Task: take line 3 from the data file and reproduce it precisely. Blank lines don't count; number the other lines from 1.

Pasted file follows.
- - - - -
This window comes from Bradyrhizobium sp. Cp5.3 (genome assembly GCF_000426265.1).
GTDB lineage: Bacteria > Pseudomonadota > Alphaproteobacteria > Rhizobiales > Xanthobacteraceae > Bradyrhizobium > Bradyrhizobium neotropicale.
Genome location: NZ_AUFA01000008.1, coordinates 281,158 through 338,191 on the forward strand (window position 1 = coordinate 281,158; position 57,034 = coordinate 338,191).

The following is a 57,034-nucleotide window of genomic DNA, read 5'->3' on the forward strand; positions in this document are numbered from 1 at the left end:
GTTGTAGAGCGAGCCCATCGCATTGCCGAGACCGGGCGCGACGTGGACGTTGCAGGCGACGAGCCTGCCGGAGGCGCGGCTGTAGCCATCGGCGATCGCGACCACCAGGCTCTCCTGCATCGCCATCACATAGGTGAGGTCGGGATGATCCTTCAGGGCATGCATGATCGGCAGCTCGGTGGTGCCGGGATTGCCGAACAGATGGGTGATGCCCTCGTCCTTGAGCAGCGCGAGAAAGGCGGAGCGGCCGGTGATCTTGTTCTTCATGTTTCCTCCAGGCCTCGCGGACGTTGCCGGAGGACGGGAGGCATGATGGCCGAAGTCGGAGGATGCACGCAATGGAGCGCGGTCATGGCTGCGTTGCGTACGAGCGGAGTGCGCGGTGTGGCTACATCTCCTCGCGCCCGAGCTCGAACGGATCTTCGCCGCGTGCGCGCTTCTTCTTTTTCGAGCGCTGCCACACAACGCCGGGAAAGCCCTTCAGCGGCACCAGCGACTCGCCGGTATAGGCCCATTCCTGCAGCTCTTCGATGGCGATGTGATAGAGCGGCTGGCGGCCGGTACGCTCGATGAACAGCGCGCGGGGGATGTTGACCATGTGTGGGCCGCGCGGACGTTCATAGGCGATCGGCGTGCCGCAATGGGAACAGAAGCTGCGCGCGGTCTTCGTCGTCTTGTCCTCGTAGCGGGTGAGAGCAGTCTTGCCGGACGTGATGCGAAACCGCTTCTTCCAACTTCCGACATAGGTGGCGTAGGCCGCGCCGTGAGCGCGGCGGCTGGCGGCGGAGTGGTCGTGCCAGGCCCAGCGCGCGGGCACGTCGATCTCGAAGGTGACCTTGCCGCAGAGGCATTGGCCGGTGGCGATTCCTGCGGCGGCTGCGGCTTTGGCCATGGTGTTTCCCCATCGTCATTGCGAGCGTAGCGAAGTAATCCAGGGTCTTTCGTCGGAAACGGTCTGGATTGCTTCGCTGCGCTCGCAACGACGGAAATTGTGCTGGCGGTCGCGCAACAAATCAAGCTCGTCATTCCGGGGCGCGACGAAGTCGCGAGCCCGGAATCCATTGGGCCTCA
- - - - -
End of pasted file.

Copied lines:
Genome location: NZ_AUFA01000008.1, coordinates 281,158 through 338,191 on the forward strand (window position 1 = coordinate 281,158; position 57,034 = coordinate 338,191).